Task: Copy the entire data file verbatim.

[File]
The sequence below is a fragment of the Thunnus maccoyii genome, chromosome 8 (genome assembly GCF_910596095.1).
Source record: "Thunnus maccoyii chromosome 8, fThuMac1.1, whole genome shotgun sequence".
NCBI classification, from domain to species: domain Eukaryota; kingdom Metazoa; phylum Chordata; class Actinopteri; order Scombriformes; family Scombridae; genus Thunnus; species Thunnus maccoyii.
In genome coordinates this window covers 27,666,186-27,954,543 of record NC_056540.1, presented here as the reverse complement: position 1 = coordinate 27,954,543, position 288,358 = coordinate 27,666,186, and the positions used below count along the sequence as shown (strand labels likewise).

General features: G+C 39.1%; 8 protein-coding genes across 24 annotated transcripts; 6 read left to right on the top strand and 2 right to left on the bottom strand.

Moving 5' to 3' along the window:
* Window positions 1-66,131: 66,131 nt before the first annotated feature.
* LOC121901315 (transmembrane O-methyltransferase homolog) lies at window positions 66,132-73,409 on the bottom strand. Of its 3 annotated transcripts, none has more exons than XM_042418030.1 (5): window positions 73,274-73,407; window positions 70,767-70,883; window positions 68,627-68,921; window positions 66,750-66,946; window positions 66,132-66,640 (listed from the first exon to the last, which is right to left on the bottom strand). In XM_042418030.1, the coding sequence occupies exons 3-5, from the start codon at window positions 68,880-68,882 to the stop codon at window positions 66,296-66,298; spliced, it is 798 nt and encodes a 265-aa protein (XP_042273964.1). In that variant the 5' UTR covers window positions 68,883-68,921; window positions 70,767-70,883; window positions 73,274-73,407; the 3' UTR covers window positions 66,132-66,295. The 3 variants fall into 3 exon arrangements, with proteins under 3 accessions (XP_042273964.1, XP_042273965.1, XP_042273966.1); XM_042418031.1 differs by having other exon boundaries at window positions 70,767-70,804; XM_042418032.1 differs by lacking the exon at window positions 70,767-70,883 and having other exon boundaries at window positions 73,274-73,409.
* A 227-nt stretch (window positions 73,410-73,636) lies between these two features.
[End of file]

The sequence below is a fragment of the Thunnus maccoyii genome, chromosome 8 (genome assembly GCF_910596095.1).
Source record: "Thunnus maccoyii chromosome 8, fThuMac1.1, whole genome shotgun sequence".
NCBI classification, from domain to species: domain Eukaryota; kingdom Metazoa; phylum Chordata; class Actinopteri; order Scombriformes; family Scombridae; genus Thunnus; species Thunnus maccoyii.
In genome coordinates this window covers 27,666,186-27,954,543 of record NC_056540.1, presented here as the reverse complement: position 1 = coordinate 27,954,543, position 288,358 = coordinate 27,666,186, and the positions used below count along the sequence as shown (strand labels likewise).

General features: G+C 39.1%; 8 protein-coding genes across 24 annotated transcripts; 6 read left to right on the top strand and 2 right to left on the bottom strand.

Moving 5' to 3' along the window:
* Window positions 1-66,131: 66,131 nt before the first annotated feature.
* LOC121901315 (transmembrane O-methyltransferase homolog) lies at window positions 66,132-73,409 on the bottom strand. Of its 3 annotated transcripts, none has more exons than XM_042418030.1 (5): window positions 73,274-73,407; window positions 70,767-70,883; window positions 68,627-68,921; window positions 66,750-66,946; window positions 66,132-66,640 (listed from the first exon to the last, which is right to left on the bottom strand). In XM_042418030.1, the coding sequence occupies exons 3-5, from the start codon at window positions 68,880-68,882 to the stop codon at window positions 66,296-66,298; spliced, it is 798 nt and encodes a 265-aa protein (XP_042273964.1). In that variant the 5' UTR covers window positions 68,883-68,921; window positions 70,767-70,883; window positions 73,274-73,407; the 3' UTR covers window positions 66,132-66,295. The 3 variants fall into 3 exon arrangements, with proteins under 3 accessions (XP_042273964.1, XP_042273965.1, XP_042273966.1); XM_042418031.1 differs by having other exon boundaries at window positions 70,767-70,804; XM_042418032.1 differs by lacking the exon at window positions 70,767-70,883 and having other exon boundaries at window positions 73,274-73,409.
* A 227-nt stretch (window positions 73,410-73,636) lies between these two features.